It’s like when you have a problem with your cable and call Customer Abuse… . I mean, Customer Service. The out-sourced service rep you are speaking with in Bombay doesn’t have phone/tv/internet service in his home, so he can’t really relate to the problem you are having; the best be can be expected to do is work from the script his is trained to use. If your problem doesn’t fit into that format he/she is lost.

It’s hard to relate to the subtle nuances of a culture when you are not personally immersed in it.

Thanks for all the replies.

I can’t stand any form of nostalgia. I can’t even stand the word. It makes me shiver. But antiques can inspire me. Personally I love shaker style. But if I where to try to reenact shaker I would be completely deluded. It comes from a completely different time.

The reason I posted these objects was because I wanted to see what people who know about design would make of them. The images are a brief selection of the product range taken from my new client. They are looking to modernise their products. Cast iron seems to be a forgotten material. Perhaps because it symbolises antiquary. It is archaic, but so is wood. Material choice gives an emotional edge to a product, and cast iron is perceived as being outdated. Though modern designs can surely bring it back to life. Resuscitation. Gaudi used cast iron to its full potential. His balconies/gates are all over Barcelona and near on 100 years they still look cutting edge.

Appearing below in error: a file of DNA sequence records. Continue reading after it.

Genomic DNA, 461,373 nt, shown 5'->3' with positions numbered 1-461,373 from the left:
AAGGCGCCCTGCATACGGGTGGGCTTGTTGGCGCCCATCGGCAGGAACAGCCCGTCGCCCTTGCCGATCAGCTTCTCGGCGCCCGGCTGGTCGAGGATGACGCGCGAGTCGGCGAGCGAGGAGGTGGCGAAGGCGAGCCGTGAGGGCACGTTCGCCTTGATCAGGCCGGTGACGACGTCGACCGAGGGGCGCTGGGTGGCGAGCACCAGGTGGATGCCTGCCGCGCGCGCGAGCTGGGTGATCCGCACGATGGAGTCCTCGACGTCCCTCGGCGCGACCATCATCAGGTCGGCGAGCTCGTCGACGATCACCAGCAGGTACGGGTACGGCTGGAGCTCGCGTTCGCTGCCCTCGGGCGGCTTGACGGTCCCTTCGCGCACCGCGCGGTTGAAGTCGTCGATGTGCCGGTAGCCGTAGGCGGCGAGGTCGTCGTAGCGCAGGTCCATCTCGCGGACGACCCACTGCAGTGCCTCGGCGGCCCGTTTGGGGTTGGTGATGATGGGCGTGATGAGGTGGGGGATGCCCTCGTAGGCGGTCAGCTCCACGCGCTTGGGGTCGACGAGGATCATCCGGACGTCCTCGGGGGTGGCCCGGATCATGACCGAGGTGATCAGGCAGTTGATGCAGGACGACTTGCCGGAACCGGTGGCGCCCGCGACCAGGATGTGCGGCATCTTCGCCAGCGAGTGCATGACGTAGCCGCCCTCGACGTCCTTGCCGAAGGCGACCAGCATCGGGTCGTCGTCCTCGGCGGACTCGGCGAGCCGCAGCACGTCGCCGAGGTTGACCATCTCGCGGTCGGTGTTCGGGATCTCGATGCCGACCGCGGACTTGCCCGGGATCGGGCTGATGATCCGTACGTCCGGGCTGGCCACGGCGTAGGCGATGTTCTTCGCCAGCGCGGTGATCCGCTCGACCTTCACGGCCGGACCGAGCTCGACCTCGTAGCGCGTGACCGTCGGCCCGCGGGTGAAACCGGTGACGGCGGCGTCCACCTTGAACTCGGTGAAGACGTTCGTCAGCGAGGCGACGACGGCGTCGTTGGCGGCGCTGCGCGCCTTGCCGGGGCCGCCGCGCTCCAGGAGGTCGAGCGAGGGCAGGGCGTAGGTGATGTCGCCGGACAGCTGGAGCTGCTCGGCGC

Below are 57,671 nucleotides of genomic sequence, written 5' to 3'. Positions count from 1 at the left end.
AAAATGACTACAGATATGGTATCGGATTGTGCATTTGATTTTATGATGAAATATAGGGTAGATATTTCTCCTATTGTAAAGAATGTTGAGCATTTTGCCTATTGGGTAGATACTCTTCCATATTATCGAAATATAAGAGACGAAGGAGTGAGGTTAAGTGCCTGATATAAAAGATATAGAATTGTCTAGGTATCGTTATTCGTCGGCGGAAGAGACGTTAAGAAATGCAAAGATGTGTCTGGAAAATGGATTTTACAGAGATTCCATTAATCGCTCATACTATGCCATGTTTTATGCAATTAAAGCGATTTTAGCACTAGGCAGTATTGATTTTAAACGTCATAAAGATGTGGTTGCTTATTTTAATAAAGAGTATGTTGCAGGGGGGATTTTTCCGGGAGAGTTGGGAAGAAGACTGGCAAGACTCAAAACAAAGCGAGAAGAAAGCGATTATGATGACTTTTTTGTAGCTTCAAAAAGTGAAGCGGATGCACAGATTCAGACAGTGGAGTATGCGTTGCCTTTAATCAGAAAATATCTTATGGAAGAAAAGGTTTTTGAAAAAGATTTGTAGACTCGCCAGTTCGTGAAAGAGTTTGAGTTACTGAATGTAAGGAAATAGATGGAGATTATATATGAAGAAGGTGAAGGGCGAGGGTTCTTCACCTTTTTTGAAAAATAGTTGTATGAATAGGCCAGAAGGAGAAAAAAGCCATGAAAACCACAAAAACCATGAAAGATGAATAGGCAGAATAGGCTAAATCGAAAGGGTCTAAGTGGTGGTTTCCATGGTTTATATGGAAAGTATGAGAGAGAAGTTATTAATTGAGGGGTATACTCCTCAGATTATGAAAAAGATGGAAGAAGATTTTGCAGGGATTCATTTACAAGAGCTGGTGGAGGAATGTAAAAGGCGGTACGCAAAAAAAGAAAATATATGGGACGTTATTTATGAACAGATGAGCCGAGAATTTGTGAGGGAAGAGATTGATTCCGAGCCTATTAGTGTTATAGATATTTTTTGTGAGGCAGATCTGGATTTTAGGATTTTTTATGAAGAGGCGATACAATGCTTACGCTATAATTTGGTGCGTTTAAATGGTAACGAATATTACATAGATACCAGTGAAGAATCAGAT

Perhaps consumer society has led to this. People no longer expect products to last for their whole lives. However given the global recession perhaps cast iron products can make a come back. What do you think?

Also do you think it is better for a designer to have NO aesthetic at all? To approach ever brief with a new persona? Will we be better designers if we don’t do the expected aesthetic. A lot of the celebrity designers seem to have become dry because they have an aesthetic which was once fashionable. Perhaps I will lock myself in a cupboard with a candle and tons of images I can’t stand.


I might also add that Karim Rashid would probably call these objects “kitsch” and then walk away disgusted.

it is better for a designer to have NO aesthetic at all?

With all due respect to our “Engineer” friends, what would a “designer” with no sense of the aesthetic be?

However given the global recession perhaps cast iron products can make a come back. What do you think?